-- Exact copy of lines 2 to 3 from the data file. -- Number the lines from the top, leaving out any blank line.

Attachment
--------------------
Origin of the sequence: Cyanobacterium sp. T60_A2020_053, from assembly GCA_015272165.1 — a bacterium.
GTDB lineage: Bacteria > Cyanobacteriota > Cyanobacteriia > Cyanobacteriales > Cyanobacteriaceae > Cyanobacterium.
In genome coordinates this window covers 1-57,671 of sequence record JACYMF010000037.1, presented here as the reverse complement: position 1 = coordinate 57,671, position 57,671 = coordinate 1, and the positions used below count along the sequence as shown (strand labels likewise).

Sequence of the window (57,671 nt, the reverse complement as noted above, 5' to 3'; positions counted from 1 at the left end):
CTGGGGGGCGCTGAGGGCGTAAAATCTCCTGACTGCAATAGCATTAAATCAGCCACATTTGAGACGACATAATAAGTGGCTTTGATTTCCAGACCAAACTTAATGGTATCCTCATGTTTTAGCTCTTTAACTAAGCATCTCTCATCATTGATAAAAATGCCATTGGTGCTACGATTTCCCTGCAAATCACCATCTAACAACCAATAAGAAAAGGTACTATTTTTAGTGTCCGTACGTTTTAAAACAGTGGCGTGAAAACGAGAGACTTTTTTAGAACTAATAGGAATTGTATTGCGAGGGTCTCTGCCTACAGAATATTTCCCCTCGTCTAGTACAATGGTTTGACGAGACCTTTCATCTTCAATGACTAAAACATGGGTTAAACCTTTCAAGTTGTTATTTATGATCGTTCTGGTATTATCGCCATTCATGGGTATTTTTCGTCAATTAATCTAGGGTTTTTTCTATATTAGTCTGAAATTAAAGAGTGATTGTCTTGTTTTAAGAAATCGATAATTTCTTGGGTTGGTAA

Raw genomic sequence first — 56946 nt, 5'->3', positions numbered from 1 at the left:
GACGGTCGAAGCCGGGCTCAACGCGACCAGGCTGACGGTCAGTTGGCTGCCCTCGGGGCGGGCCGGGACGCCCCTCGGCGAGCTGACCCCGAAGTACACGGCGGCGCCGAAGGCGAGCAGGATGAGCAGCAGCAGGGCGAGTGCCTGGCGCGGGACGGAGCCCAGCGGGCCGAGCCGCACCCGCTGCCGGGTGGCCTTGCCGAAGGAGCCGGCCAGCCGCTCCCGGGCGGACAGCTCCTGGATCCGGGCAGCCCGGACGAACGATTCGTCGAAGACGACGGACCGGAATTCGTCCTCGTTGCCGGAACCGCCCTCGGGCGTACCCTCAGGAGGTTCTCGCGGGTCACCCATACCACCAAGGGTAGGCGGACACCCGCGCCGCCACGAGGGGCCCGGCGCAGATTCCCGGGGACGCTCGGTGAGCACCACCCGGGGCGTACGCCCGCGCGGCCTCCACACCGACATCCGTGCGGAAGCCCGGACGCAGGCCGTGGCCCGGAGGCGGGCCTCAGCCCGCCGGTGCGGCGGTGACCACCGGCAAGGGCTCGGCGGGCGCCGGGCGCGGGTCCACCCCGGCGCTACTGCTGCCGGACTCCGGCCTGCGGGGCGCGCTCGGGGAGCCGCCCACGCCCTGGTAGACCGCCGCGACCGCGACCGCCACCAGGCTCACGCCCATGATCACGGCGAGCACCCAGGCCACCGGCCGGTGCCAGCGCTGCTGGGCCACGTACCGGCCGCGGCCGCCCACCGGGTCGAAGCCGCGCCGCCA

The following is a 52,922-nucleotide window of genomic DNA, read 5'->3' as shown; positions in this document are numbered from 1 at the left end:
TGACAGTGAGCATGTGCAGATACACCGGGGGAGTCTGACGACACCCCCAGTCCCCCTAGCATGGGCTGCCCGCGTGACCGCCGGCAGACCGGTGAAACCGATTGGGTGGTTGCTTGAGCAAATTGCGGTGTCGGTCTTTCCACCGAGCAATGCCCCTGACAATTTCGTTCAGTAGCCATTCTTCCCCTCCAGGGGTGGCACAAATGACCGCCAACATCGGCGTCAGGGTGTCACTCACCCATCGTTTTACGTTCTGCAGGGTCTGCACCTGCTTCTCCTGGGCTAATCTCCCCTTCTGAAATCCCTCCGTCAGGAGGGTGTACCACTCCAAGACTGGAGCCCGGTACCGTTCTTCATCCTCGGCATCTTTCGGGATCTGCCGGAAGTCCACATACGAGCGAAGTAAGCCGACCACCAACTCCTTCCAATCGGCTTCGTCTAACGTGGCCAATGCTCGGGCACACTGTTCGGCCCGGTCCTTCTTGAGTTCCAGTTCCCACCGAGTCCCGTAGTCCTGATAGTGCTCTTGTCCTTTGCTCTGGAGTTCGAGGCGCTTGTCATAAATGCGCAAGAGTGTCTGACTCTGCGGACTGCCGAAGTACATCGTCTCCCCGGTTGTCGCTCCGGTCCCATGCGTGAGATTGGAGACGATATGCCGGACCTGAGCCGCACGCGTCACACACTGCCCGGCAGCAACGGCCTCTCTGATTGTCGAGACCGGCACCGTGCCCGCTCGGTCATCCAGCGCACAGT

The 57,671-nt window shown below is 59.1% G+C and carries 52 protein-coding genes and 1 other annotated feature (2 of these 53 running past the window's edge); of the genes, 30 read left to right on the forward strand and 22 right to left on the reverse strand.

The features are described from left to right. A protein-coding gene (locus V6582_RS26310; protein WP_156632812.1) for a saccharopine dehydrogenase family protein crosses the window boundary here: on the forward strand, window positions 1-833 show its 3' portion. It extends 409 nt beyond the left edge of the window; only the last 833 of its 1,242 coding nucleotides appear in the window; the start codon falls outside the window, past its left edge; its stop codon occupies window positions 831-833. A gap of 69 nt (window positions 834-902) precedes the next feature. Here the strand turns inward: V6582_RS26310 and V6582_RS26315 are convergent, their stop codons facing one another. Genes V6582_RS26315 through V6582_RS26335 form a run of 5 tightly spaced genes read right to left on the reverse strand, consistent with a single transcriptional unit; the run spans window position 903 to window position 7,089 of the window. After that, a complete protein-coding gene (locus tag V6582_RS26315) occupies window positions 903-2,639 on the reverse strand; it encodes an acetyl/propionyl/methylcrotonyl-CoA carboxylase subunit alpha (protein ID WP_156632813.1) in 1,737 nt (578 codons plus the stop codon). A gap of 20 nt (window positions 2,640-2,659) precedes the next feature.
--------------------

GTDB lineage: Bacteria > Cyanobacteriota > Cyanobacteriia > Cyanobacteriales > Cyanobacteriaceae > Cyanobacterium.
In genome coordinates this window covers 1-57,671 of sequence record JACYMF010000037.1, presented here as the reverse complement: position 1 = coordinate 57,671, position 57,671 = coordinate 1, and the positions used below count along the sequence as shown (strand labels likewise).